Updated: Jun 9, 2019
PEP stands for post-exposure prophylaxis. It means taking antiretroviral medicines (ART) after being potentially exposed to HIV to prevent becoming infected.
PEP must be started within 72 hours after a recent possible exposure to HIV, but the sooner you start PEP, the better. Every hour counts. If you’re prescribed PEP, you’ll need to take it once or twice daily for 28 days. PEP is effective in preventing HIV when administered correctly, but not 100%.
If you’re HIV-negative or don’t know your HIV status, and in the last 72 hours you
think you may have been exposed to HIV during sex (for example, if the condom broke),shared needles and works to prepare drugs (for example, cotton, cookers, water), or were sexually assaulted, talk to your health care provider or an emergency room doctor about PEP right away.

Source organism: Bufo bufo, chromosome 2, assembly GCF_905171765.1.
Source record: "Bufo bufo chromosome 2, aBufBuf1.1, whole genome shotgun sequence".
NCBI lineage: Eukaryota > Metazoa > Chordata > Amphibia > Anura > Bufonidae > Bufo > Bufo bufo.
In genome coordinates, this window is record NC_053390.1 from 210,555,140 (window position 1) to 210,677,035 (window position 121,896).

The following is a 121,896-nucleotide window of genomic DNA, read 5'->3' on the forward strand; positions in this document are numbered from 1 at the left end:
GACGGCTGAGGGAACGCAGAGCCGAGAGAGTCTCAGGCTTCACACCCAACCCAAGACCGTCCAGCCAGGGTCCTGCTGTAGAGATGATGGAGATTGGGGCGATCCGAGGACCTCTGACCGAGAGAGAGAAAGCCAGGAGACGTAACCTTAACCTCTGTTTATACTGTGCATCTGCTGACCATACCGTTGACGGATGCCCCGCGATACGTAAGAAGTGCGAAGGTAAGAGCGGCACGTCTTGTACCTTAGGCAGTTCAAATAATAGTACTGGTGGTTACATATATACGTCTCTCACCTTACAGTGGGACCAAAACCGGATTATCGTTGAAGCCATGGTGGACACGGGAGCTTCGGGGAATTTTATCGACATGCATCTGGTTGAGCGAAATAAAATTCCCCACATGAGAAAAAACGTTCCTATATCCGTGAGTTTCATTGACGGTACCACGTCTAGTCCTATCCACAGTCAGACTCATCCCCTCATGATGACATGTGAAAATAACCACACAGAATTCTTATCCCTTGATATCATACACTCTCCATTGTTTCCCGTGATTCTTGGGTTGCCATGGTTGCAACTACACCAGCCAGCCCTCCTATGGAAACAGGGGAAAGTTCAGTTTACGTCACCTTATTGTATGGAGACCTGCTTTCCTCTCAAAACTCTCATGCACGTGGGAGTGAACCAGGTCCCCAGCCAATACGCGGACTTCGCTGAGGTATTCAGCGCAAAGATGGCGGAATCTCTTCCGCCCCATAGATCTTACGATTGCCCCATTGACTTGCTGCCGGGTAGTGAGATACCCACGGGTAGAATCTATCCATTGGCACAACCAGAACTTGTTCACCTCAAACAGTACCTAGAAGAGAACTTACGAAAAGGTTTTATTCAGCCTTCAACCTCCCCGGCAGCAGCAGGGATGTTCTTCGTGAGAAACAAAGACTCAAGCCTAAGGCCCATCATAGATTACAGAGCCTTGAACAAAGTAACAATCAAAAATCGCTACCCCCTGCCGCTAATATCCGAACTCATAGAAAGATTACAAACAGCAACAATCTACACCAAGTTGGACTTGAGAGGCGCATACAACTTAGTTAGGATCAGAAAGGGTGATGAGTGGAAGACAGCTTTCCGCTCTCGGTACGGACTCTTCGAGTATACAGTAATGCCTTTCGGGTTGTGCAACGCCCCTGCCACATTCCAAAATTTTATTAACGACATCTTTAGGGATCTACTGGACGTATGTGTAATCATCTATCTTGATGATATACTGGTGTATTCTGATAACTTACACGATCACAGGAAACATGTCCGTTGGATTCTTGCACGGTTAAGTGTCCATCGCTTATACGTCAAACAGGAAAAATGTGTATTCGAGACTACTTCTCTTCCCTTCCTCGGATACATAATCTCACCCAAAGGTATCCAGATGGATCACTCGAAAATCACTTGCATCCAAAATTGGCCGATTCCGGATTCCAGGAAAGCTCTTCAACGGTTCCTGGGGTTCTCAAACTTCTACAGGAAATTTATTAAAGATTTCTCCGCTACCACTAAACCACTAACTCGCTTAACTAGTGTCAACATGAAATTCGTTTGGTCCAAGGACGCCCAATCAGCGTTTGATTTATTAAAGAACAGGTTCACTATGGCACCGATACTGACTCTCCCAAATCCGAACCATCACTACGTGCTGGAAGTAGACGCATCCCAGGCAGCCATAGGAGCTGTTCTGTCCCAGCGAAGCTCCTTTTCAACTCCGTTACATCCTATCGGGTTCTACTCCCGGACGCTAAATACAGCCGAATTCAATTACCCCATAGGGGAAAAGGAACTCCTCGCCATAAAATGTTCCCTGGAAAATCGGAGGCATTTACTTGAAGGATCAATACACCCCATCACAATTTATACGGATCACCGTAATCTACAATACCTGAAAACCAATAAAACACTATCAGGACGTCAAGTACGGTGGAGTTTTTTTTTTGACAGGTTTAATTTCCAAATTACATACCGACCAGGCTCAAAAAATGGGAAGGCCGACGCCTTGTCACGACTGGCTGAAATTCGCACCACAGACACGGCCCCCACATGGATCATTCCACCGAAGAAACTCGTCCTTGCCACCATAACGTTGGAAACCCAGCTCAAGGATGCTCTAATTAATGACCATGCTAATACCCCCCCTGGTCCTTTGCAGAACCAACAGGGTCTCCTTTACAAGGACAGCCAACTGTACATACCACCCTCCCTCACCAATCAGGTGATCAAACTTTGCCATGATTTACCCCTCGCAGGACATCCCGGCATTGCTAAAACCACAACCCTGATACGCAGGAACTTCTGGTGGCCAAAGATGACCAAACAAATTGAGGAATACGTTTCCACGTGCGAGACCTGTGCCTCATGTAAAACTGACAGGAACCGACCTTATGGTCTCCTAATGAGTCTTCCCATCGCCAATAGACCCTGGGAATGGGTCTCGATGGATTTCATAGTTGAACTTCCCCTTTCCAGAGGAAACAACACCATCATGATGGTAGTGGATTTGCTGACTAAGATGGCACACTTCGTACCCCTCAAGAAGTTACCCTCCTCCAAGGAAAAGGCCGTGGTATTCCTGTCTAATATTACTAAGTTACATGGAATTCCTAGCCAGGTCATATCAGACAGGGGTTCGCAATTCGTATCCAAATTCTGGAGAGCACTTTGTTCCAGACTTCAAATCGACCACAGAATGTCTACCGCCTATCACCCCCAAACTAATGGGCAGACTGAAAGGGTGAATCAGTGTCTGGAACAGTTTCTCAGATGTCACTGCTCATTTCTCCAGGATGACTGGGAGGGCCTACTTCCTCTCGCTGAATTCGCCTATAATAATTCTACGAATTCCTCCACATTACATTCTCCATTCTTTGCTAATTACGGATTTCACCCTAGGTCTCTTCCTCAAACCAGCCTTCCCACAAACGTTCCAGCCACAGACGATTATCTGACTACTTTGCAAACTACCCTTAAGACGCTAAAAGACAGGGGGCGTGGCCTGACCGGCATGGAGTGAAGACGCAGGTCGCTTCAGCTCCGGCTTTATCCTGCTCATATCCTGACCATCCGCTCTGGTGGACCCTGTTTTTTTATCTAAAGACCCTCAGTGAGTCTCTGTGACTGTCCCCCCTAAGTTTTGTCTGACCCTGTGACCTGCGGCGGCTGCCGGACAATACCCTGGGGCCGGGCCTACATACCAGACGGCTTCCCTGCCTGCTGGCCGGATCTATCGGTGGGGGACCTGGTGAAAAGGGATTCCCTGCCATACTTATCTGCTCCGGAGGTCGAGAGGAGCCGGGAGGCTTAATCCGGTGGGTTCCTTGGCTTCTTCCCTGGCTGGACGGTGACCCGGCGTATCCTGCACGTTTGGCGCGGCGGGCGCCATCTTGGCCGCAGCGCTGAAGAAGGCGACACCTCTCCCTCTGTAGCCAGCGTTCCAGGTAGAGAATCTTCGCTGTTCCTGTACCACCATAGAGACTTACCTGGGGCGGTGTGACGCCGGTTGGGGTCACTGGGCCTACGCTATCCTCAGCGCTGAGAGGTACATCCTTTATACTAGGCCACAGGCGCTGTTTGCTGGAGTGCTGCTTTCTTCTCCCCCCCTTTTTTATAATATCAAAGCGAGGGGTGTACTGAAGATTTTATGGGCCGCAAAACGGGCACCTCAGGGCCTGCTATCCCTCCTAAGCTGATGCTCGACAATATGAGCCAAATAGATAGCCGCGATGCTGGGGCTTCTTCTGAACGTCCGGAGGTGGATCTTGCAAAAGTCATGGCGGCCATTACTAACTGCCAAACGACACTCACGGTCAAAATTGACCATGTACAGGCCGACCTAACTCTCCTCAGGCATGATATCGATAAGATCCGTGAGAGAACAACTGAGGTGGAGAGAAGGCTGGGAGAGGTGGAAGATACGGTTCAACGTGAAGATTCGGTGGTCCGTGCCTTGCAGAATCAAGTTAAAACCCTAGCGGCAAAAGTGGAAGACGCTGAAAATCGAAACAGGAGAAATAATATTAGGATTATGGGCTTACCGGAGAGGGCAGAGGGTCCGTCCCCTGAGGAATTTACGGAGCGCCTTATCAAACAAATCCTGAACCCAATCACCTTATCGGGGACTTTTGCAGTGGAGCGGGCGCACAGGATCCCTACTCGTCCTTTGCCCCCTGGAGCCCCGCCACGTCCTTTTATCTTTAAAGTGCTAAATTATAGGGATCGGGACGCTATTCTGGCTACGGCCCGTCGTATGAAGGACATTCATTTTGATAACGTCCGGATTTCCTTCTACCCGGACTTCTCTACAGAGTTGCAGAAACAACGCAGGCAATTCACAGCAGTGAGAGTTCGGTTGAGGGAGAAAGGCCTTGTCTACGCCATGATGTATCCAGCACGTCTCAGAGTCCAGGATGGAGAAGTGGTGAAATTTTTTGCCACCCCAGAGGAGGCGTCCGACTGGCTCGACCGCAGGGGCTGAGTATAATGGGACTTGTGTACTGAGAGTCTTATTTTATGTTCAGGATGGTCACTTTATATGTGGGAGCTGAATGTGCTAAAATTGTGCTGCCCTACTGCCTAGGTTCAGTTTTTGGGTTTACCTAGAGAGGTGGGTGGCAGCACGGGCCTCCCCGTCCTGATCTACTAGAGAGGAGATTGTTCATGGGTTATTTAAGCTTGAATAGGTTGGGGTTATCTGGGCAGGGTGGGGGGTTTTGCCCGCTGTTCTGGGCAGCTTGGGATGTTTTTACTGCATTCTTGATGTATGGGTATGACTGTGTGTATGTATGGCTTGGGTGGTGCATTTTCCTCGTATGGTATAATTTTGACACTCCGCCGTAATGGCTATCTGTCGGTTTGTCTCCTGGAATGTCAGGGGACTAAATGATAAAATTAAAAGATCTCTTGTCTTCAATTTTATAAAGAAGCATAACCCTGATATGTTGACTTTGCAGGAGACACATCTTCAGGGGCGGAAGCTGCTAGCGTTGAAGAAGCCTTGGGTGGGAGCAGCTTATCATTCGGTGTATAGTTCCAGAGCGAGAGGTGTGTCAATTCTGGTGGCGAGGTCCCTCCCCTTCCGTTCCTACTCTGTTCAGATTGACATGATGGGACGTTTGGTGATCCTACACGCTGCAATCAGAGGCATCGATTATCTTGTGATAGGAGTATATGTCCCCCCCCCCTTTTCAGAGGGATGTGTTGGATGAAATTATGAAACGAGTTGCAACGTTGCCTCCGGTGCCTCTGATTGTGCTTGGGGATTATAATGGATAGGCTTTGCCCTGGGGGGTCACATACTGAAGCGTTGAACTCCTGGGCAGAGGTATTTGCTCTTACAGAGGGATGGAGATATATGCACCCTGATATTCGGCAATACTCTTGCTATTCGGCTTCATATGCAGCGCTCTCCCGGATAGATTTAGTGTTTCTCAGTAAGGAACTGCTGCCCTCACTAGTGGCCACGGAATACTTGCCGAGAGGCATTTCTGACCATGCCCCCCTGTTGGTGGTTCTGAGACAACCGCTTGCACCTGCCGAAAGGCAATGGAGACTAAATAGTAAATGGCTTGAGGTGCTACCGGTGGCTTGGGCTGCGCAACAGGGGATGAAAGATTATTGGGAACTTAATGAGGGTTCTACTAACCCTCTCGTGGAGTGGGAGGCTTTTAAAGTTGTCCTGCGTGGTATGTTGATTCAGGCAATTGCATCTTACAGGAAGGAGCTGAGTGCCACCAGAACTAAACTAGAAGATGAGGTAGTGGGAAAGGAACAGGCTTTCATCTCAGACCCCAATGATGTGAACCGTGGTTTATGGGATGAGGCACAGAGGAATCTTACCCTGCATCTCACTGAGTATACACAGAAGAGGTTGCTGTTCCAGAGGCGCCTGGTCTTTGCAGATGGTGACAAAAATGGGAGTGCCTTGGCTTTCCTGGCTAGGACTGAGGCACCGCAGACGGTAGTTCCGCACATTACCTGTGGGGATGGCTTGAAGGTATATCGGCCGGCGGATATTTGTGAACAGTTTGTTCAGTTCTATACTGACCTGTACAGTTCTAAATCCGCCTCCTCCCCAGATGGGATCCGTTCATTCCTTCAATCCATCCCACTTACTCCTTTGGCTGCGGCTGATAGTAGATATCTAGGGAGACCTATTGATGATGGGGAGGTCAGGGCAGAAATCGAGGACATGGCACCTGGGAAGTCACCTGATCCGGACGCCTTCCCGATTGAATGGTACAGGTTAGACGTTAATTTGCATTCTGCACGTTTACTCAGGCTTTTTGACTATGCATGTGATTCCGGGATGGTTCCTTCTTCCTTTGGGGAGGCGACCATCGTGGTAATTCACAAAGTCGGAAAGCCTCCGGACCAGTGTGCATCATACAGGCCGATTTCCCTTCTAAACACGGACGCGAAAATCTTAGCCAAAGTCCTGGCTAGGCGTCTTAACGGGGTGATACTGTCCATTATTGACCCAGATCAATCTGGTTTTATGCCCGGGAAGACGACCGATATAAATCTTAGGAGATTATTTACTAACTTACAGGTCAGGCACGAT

PEP should be used only in emergency situations and must be started within 72 hours after a recent possible exposure to HIV. It is not a substitute for regular use of other proven HIV prevention methods, such as pre-exposure prophylaxis (PrEP), which means taking HIV medicines daily to lower your chance of getting infected; using condoms the right way every time you have sex; and using only your own new, sterile needles and works every time you inject.
PEP is effective, but not 100%, so you should continue to use condoms with sex partners and safe injection practices while taking PEP. These strategies can protect you from being exposed to HIV again and reduce the chances of transmitting HIV to others if you do become infected while you’re on PEP.
If you’re a health care worker and think you’ve had a possible HIV exposure at work, see the following question.
Learn more about how to protect yourself and get information tailored to meet your needs from CDC’s HIV Risk Reduction Tool (BETA).